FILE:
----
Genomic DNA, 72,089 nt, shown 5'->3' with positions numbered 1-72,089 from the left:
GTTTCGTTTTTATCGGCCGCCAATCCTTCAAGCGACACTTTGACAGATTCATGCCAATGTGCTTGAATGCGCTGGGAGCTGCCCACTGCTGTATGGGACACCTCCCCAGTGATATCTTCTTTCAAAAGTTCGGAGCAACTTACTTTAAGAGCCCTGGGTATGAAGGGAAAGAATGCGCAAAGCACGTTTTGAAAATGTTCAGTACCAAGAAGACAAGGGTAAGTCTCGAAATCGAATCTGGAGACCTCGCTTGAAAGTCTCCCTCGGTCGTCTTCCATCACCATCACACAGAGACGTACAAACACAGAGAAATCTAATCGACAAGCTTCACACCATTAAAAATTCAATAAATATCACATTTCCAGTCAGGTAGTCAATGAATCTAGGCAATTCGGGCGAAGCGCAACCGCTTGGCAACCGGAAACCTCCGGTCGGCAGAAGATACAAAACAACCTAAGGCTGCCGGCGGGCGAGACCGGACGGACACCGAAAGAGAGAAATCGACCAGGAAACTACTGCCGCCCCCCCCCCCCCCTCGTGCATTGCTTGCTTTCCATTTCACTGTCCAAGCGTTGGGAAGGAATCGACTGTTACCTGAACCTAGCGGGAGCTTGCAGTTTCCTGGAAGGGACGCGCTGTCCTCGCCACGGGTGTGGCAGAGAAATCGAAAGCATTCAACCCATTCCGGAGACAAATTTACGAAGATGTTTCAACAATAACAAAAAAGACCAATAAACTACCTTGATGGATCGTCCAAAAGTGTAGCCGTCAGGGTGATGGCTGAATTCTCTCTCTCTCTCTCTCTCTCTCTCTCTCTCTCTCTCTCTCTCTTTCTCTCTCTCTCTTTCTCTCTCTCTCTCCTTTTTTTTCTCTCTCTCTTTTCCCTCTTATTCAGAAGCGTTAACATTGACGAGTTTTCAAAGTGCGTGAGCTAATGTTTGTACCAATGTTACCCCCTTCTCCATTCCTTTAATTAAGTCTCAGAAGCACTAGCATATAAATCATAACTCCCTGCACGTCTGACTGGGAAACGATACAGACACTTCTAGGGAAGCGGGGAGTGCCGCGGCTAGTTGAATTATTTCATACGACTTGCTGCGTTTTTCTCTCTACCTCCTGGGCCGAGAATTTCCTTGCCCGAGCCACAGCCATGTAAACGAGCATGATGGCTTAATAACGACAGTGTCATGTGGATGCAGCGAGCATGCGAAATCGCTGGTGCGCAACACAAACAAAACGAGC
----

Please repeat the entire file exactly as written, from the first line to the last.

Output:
Genomic DNA, 72,089 nt, shown 5'->3' with positions numbered 1-72,089 from the left:
GTTTCGTTTTTATCGGCCGCCAATCCTTCAAGCGACACTTTGACAGATTCATGCCAATGTGCTTGAATGCGCTGGGAGCTGCCCACTGCTGTATGGGACACCTCCCCAGTGATATCTTCTTTCAAAAGTTCGGAGCAACTTACTTTAAGAGCCCTGGGTATGAAGGGAAAGAATGCGCAAAGCACGTTTTGAAAATGTTCAGTACCAAGAAGACAAGGGTAAGTCTCGAAATCGAATCTGGAGACCTCGCTTGAAAGTCTCCCTCGGTCGTCTTCCATCACCATCACACAGAGACGTACAAACACAGAGAAATCTAATCGACAAGCTTCACACCATTAAAAATTCAATAAATATCACATTTCCAGTCAGGTAGTCAATGAATCTAGGCAATTCGGGCGAAGCGCAACCGCTTGGCAACCGGAAACCTCCGGTCGGCAGAAGATACAAAACAACCTAAGGCTGCCGGCGGGCGAGACCGGACGGACACCGAAAGAGAGAAATCGACCAGGAAACTACTGCCGCCCCCCCCCCCCCCTCGTGCATTGCTTGCTTTCCATTTCACTGTCCAAGCGTTGGGAAGGAATCGACTGTTACCTGAACCTAGCGGGAGCTTGCAGTTTCCTGGAAGGGACGCGCTGTCCTCGCCACGGGTGTGGCAGAGAAATCGAAAGCATTCAACCCATTCCGGAGACAAATTTACGAAGATGTTTCAACAATAACAAAAAAGACCAATAAACTACCTTGATGGATCGTCCAAAAGTGTAGCCGTCAGGGTGATGGCTGAATTCTCTCTCTCTCTCTCTCTCTCTCTCTCTCTCTCTCTCTCTCTCTTTCTCTCTCTCTCTTTCTCTCTCTCTCTCCTTTTTTTTCTCTCTCTCTTTTCCCTCTTATTCAGAAGCGTTAACATTGACGAGTTTTCAAAGTGCGTGAGCTAATGTTTGTACCAATGTTACCCCCTTCTCCATTCCTTTAATTAAGTCTCAGAAGCACTAGCATATAAATCATAACTCCCTGCACGTCTGACTGGGAAACGATACAGACACTTCTAGGGAAGCGGGGAGTGCCGCGGCTAGTTGAATTATTTCATACGACTTGCTGCGTTTTTCTCTCTACCTCCTGGGCCGAGAATTTCCTTGCCCGAGCCACAGCCATGTAAACGAGCATGATGGCTTAATAACGACAGTGTCATGTGGATGCAGCGAGCATGCGAAATCGCTGGTGCGCAACACAAACAAAACGAGC